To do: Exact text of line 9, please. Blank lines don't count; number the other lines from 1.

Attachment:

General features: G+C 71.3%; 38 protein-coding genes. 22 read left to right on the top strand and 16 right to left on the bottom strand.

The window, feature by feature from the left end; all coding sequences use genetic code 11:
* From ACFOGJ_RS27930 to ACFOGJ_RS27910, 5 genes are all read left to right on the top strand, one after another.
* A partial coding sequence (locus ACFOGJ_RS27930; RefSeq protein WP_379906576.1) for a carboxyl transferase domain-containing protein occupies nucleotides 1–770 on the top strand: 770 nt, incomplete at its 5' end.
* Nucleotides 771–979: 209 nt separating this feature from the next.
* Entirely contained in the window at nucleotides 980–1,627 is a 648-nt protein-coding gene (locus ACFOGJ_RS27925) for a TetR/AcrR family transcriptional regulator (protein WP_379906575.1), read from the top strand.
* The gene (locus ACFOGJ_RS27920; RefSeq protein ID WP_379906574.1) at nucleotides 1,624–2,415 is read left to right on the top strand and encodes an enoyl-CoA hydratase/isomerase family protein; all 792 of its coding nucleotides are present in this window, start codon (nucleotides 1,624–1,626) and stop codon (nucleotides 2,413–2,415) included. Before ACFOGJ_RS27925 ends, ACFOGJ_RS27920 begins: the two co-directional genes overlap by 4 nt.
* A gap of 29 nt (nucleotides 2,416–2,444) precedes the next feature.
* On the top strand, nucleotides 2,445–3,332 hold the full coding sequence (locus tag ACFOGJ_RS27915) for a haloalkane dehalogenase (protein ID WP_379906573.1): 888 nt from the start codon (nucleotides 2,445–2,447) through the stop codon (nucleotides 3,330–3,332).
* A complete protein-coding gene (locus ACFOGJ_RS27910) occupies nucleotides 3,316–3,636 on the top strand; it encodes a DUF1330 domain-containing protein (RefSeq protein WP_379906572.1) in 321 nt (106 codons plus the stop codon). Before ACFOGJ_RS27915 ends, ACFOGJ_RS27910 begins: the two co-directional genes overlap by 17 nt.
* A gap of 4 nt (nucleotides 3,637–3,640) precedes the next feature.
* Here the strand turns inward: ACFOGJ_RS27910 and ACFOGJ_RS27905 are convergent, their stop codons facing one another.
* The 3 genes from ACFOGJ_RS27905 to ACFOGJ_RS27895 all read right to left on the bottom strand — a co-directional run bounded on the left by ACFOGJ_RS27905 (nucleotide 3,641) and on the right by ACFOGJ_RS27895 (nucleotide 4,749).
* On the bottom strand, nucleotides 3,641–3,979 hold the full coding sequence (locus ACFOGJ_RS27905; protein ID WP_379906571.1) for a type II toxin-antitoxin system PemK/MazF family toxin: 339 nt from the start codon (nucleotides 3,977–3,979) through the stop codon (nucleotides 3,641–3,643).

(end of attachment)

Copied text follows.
* On the top strand, nucleotides 2,445–3,332 hold the full coding sequence (locus tag ACFOGJ_RS27915) for a haloalkane dehalogenase (protein ID WP_379906573.1): 888 nt from the start codon (nucleotides 2,445–2,447) through the stop codon (nucleotides 3,330–3,332).